How did Saionji come into his violent and abusive behavior pattern? I know very little about how that kind of behavior arises, but it doesn’t seem likely that his childhood was in a happy environment. Someone must have modeled violent abuse for him, surely practiced it around him and likely practiced it on him. How else would he learn it? Without evidence, I imagine that his father abused his mother, and sometimes turned his anger on Saionji too.
There’s a hint of it in episode 9, in Saionji’s memory of finding little Utena hiding in the coffin. Two men are looking for Utena, and they stop to ask Touga and Saionji on the bicycle. For no apparent reason, the one who’s speaking is a menacing silhouette with shining glasses. Saionji apparently has reason to fear adult men, at least if they wear glasses.
Saionji sees something scary, but he doesn’t look afraid. Did I misinterpret it? What else could it mean? The shining glasses themselves are analyzed along with others at when Anthy’s glasses shine.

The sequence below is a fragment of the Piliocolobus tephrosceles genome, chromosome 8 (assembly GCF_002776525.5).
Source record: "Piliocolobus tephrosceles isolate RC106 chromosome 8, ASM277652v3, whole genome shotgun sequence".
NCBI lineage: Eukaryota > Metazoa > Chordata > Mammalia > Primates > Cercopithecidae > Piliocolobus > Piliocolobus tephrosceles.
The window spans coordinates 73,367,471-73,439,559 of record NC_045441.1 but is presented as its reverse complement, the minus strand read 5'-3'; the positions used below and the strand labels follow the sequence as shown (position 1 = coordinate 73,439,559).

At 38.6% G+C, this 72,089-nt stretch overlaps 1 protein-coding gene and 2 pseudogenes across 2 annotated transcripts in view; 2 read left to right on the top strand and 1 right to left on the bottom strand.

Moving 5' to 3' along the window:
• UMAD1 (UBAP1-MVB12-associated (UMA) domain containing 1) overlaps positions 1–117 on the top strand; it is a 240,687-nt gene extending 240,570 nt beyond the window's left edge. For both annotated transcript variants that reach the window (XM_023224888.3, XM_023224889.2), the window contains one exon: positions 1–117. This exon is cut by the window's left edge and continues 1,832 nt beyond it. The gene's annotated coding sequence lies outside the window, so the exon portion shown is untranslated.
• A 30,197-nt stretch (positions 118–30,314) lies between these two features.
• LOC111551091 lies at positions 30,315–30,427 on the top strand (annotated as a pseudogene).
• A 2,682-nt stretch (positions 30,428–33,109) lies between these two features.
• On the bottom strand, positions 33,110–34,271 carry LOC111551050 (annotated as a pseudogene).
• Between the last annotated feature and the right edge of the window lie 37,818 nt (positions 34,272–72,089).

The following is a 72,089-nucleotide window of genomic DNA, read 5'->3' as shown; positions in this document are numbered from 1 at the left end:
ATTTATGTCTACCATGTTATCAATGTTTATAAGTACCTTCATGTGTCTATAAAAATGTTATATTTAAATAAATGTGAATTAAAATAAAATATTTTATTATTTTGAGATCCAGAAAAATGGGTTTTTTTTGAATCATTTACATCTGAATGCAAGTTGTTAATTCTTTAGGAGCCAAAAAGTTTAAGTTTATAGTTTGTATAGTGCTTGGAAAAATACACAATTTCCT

Also in episode 9, Chu-Chu is harassing a pill bug. A frog shows up and eats the pill bug. Soon the frog is badgering Chu-Chu as persistently as Saionji badgers Anthy, though more comedically. It’s a Saionji episode, the frog is green, Saionji’s color is green, Chu-Chu connects to Anthy. The frog is unquestionably Saionji. Utena confirms it, telling Saionji “That’s you!” (though the subtitles translate it differently).
Is there more? Surely the frog as enchanted prince is intended. Fairy tales say that the wicked witch Anthy must have been the one to curse bold prince Saionji, turning him into a frog. I think we’re being told that Anthy arranged for Saionji’s mistreatment as a child. You could say it means no more than that Anthy is blamed for Saionji’s unhealthy attachment to her, but we already knew that. I think Akio has been ruining these people’s lives since they were small, and Anthy is his agent.
What happens if a princess kisses the frog? Though I’m sure no available princess is willing.
Jay Scott <firstname.lastname@example.org>
first posted 19 December 2021
updated 4 June 2023